We would see pricing reductions as evidence of deterioration in Western Union's moat only if the company experienced ongoing margin declines. Western Union did experience a large drop in margins from 2011 to 2013, but this was due to the temporary factors discussed below; the underlying facts support the idea that Western Union should be aggressive in pricing reductions when possible. Outside 2011-13, Western Union has actually been able to generate modest margin improvement over time, suggesting scale benefits have more than offset pricing reductions.
We believe the company can improve margins slightly. By our estimate, Western Union only needs to achieve transaction growth 2 percentage points higher than pricing reductions to maintain operating margins. Given the pressure MoneyGram is facing following the loss of Wal-Mart as an agent for many domestic transfers, and the impact of increasing compliance costs on the rest of the industry, we would be surprised to see significant pricing reductions from competitors over the next few years, which should allow Western Union to avoid any major pricing actions.
Our view on Western Union's moat is consistent with our moat ratings in other scalable industries that are able to offset pricing reductions with scale benefits. For instance, the asset management industry has seen declines in fees, but we still rate the largest, most diversified companies as wide moat.
Western Union's Long-Term Growth Prospects Better Than They Appear
The primary driver of the money transfer industry is the ongoing growth in the global immigrant population. While immigration can be motivated by a number of factors, we think there are three primary drivers: employment markets in the U.S. and Europe and, to a lesser extent, the price of oil. The majority of the world's immigrant population resides in the U.S., Europe, or oil-producing Middle East countries.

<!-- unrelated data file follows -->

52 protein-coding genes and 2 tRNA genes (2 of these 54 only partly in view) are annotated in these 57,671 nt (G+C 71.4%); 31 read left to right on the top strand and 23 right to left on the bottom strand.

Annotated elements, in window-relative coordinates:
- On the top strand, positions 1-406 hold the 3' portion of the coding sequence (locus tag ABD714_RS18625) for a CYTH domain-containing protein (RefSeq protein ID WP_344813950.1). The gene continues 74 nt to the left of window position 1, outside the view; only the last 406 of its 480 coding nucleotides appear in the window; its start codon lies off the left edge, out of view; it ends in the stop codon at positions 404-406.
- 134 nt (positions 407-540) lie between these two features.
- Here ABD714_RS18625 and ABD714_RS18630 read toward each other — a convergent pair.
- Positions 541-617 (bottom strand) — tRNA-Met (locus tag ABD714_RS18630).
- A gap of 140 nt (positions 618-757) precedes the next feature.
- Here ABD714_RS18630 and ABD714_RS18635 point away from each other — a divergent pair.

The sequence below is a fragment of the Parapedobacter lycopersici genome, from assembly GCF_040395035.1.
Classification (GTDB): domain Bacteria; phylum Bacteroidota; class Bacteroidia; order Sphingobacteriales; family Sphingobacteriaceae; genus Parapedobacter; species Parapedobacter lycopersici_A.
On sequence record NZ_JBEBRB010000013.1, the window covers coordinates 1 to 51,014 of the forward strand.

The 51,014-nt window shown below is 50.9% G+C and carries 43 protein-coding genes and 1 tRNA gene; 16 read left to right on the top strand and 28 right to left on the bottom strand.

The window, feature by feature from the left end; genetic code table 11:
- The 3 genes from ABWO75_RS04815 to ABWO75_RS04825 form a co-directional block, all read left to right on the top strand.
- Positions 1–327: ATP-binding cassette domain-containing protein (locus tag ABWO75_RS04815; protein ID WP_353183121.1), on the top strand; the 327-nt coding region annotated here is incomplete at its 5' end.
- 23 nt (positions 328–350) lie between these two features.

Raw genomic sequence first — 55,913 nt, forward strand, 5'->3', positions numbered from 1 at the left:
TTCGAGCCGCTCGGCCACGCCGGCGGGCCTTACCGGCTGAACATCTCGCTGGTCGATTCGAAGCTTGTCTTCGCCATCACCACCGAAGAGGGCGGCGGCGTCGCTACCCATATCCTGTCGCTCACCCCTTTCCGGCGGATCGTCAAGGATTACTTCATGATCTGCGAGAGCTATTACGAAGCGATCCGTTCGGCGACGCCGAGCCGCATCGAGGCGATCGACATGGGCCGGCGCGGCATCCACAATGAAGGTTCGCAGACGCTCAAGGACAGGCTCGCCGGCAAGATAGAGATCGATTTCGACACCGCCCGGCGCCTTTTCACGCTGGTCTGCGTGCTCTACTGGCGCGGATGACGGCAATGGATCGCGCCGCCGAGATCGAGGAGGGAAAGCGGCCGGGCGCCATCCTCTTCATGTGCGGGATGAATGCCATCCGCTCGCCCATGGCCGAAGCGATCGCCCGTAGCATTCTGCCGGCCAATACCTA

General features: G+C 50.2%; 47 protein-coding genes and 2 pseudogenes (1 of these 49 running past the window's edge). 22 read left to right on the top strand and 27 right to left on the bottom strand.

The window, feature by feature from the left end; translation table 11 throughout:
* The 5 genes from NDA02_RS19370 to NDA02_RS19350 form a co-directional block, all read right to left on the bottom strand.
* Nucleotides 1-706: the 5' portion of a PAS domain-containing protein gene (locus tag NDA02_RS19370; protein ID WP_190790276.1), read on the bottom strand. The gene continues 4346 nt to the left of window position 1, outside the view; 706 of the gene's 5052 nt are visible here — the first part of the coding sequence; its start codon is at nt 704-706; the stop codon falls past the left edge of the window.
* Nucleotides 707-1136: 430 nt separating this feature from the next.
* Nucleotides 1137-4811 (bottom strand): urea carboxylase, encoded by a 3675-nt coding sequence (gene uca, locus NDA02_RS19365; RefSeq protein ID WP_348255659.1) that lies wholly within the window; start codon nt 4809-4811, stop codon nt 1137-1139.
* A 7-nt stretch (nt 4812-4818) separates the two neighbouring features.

We think employment markets in these developed countries are a key driver of immigrant population growth, as a stronger employment market creates more opportunities for immigrants. A secondary factor is the price of oil; while production is the key driver for direct oil industry employment, low oil prices damp demand for other jobs in oil-producing countries, which tend to employ a disproportionate number of immigrants. While employment conditions in the U.S. are improving, Europe collectively is just as important; conditions there are less favorable, and the decline in oil prices is an additional headwind. This helps to explain why remittance growth slowed sharply in the aftermath of the financial crisis and has remained somewhat muted.
Growth in the post-crisis era has been significantly lower than it was in the pre-crisis period. These periods represent reasonable worst- and best-case scenarios and constitute a reasonable range of future industry growth rates, in our opinion, although the near term will likely remain at the bottom of this range.